The Serbian will bolster midfield at Old Trafford, but Conte's side have a younger player in Bakayoko to step in at Stamford Bridge.
Nemanja Matic: Manchester United to reap short-term benefits and Chelsea long-term
When the first pictures of Nemanja Matic at the Carrington training ground emerged, the midfielder wearing the No 31 that used to be Bastian Schweinsteiger’s, and Jose Mourinho said the Serb wants “very, very much” to join Manchester United, it was tempting to rewind to 3 October 2015.
Chelsea lost 3-1 at home to Southampton. Matic came on at half-time and came off 28 minutes later, the substitute substituted. “It was not humiliating – I don’t do that to anyone in football or life,” insisted Mourinho, a man who invariably has an agenda protesting his innocence.
But Matic was one of the underachievers in an awful autumn that culminated in the Portuguese’s sacking.
Almost two years later, their reunion is a sign that bygones are bygones and the past not so much another country as another part of the same one, but their history is distinctly relevant.
Mourinho has won a title with Matic at the heart of his midfield. He could eye a repeat. Some similarities are already apparent.
If Chelsea had to swallow their pride to re-sign Matic for six times as much as they had sold him, United seemingly had to back down and pay the asking price when reports of Mourinho’s dissatisfaction with their failure to land transfer targets emerged.
All of which reflects on Matic’s importance. Unlike other recruits, he will not require a crash-course in Mourinho’s management. He should be expected to slot straight in.
Michael Carrick may have been appointed captain, but he is scarcely a typical Mourinho holding midfielder, and it is characteristic of the Portuguese to prioritise the position.
Matic conforms more to type. He is more destructive than constructive, despite his unusual return of seven assists last season. He can be uncompromising and imposing. Ander Herrera showed his adaptability to anchor the midfield efficiently at times, but those duties should pass to the newcomer.
A trio of Matic, Herrera and Paul Pogba promises physicality and solidity. Mourinho does not merely build from the back; he builds from the base of the midfield. He has swapped systems in pre-season, but will probably play 4-3-3 with Matic.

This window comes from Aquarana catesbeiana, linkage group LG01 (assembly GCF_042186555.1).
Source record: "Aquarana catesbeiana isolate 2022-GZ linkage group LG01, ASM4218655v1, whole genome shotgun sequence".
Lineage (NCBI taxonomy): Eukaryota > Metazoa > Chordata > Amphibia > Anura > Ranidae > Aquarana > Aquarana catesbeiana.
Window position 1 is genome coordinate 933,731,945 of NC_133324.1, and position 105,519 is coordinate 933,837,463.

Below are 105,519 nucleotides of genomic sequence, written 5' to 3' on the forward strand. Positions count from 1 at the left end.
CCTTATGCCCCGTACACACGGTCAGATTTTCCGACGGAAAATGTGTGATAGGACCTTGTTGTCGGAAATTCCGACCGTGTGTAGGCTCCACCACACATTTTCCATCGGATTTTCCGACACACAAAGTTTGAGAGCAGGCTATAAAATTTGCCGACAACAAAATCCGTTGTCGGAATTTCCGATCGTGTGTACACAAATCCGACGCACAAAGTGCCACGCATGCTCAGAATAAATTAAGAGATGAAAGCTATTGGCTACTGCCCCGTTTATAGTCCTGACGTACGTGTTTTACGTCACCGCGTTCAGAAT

Like Pogba, he is huge and Mourinho’s United should be much the biggest of the challengers. Old Trafford will be less the Theatre of Dreams than the land of the giants. Matic is an unapologetically pragmatic signing, and not least because he turns 29 on Tuesday.
Pogba, Romelu Lukaku, Eric Bailly and Victor Lindelof may deliver a decade’s service apiece, but Matic is a decidedly short-term signing.
It is why, at least on paper, this makes sense to Chelsea. Selling to an immediate rival always carries risks, and will be deemed to have backfired if United finish ahead of them, but Chelsea have in effect traded Matic for Tiemoue Bakayoko, over six years his junior, selling the Serb just as his value was about to depreciate.
They have raised £40 million (Dh192.5m) for one who, after the Ivorian’s arrival, was arguably only the third best defensive midfielder on their books.
Certainly N’Golo Kante’s primacy is unquestioned. The Frenchman recorded a higher pass completion rate with more passes per game last season, averaging more tackles, interceptions and fouls.
Matic dovetailed well with the Footballer of the Year last season, but Conte clearly deemed him expendable.
But his departure does mean attention switches to Chelsea. They squad was reduced in January and, despite four senior signings, it has been again this summer, with seven sales and a host of players loaned out.
Conte’s requires additions, with Bayern Munich declaring Chelsea are interested in borrowing Renato Sanches.
If Matic fills a hole at Old Trafford, he leaves one at Stamford Bridge, if only among the replacements.